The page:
From spoofing to iris scanning -- the future of biometrics
As we enter the first part of the new year, we’re setting our resolutions (or perhaps already breaking them), and reflecting on 2016. We witnessed many highs and lows last year, and it seems it’s trendy right now to bemoan everything that happened. This is no different in the security world. We saw some of the biggest -- and highest profile -- breaches of all time (DMC and Yahoo, just to name a few) and nearly all of them involved compromised, weak or reused passwords.
Everyone can agree that passwords are no longer adequate for protecting information online: even the most complicated passcodes can be broken relatively swiftly with a sophisticated algorithm -- or a specially targeted spoofing email. In an attempt to combat this, companies have been adopting new approaches, like tokens, OTPs and multi-factor authentication -- but many experts are pointing to biometrics as the next big thing -- especially for industries rife with risk, like finance, healthcare and government.
Just like in the movies, our own body parts are becoming the key to our digital identities and personal information. This type of technology could eventually replace passwords altogether, since it’s far more difficult to spoof or replicate someone’s biometric data than it is to steal or figure out a simple username and password.
Here are some of the ways biometrics will make a splash in 2017, and what up-and-coming innovations companies can expect as we look to the future.
An Increase in Iris Scanning Within Security-Needy Industries
While the launch of Samsung’s Galaxy Note7 literally crashed and burned, it’s legacy will be that it got the ball rolling on widespread adoption of iris recognition technology. In 2017, I believe that we’ll begin to see this catch on with security-sensitive industries such as financial services and the government. We’ll also begin to see more devices hit the market that integrate these capabilities.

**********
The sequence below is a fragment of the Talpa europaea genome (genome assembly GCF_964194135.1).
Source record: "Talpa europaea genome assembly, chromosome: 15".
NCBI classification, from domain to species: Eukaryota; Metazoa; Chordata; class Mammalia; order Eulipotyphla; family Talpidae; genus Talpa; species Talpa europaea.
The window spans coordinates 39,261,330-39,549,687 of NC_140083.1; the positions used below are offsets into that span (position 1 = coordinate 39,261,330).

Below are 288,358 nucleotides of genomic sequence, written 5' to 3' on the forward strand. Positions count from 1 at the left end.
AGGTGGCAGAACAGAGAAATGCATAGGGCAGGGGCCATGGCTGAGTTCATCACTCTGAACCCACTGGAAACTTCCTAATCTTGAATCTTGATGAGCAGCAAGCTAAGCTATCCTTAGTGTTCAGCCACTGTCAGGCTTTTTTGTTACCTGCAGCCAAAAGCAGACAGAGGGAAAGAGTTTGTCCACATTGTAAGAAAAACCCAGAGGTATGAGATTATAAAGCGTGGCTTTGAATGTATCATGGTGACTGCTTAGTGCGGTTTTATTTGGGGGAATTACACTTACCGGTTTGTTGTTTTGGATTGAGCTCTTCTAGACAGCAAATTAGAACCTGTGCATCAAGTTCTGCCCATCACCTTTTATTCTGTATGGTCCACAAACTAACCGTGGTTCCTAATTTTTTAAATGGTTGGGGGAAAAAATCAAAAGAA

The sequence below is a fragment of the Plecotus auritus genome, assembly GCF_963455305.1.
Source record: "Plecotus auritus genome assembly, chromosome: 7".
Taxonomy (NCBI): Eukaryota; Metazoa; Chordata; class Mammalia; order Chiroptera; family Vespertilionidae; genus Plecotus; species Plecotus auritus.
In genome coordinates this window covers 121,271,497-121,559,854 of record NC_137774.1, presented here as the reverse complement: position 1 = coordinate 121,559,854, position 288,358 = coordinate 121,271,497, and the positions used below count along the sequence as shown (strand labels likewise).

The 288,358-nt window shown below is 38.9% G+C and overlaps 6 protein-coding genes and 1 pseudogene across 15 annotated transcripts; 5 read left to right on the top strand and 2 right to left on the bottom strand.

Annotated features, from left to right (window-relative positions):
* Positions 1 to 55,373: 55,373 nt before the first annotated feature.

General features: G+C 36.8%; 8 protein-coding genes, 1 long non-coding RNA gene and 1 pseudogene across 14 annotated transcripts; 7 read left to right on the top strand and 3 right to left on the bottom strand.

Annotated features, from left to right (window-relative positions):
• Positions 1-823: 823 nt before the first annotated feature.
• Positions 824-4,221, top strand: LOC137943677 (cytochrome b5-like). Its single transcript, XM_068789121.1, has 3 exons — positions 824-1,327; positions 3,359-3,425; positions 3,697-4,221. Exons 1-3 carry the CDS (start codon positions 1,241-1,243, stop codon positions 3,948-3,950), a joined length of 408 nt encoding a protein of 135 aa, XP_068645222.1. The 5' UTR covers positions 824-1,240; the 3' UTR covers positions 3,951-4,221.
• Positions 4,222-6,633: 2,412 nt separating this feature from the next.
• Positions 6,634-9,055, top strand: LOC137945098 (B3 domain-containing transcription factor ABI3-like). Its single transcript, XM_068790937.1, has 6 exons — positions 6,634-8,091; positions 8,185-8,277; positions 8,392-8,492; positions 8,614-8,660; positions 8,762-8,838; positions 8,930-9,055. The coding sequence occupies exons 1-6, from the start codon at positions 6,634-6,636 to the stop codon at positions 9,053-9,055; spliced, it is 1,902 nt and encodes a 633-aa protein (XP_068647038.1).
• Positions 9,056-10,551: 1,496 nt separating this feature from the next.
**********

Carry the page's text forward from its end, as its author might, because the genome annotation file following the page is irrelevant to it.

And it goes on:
Biometric Deployments in E-Commerce Will Skyrocket
There has been an influx in recent testing of mobile payment authentication using facial and fingerprint recognition within the United States, and I expect that this trend will take off as more companies go through successful trials and see high levels of user acceptance.
Next Up: Wearables and IOT
We’ll be seeing a significant uptick in biometric integration with wearables, including smartwatches and fitness bands, as well as the Internet of Things. Many new devices are already starting to integrate face and voice recognition, including Amazon’s Alexa, and I wouldn’t be surprised if we begin to see similar implementations throughout the automotive sector in 2017.
The Emergence of Smartphone Behavioral Biometrics
In 2016, Google began working on a biometric based on how someone uses their smartphone. Basically, they want to use all of the data they can get, including typing patterns, voice, touch, your hold and how hard you press the screen, to build a trust score that is updated in real time. If (and it’s a big if) Google can pull this off, it will change the future of authentication.
Here Comes the Spoofing
Biometrics are providing improved convenience and security by replacing usernames and passwords, but it could come with a price as we’ll soon begin to see an escalating arms race of biometric spoofing attacks. It’ll be possible for plastic finger tips, photographs that fool simple facial recognition systems and even highly technical voice recordings to manipulate sensors. To thwart this threat, the industry will need to adapt by implementing measures such as behavioral biometrics, liveness checking and multi-factor authentication.
These are just a few ways biometrics will make waves over the next year -- and many of these innovative technologies are already underway. While we may not know exactly what the future holds (though we can predict), we do know biometrics will continue play an increasingly bigger role in our society.
A seasoned executive in the financial technology space, James Stickland is tasked with driving business revenue and investment growth, as well as leading the company’s global go-to-market strategy for its flagship solution, VeridiumID. Based out of the company’s London headquarters, James comes to Veridium from the UK-based fintech firm Red Deer Systems. Previously, he held senior leadership roles at HSBC, JP Morgan Chase and CISCO SYSTEMS, where he specialized in expanding a pipeline of venture capital and accelerating innovation within emerging technology portfolios.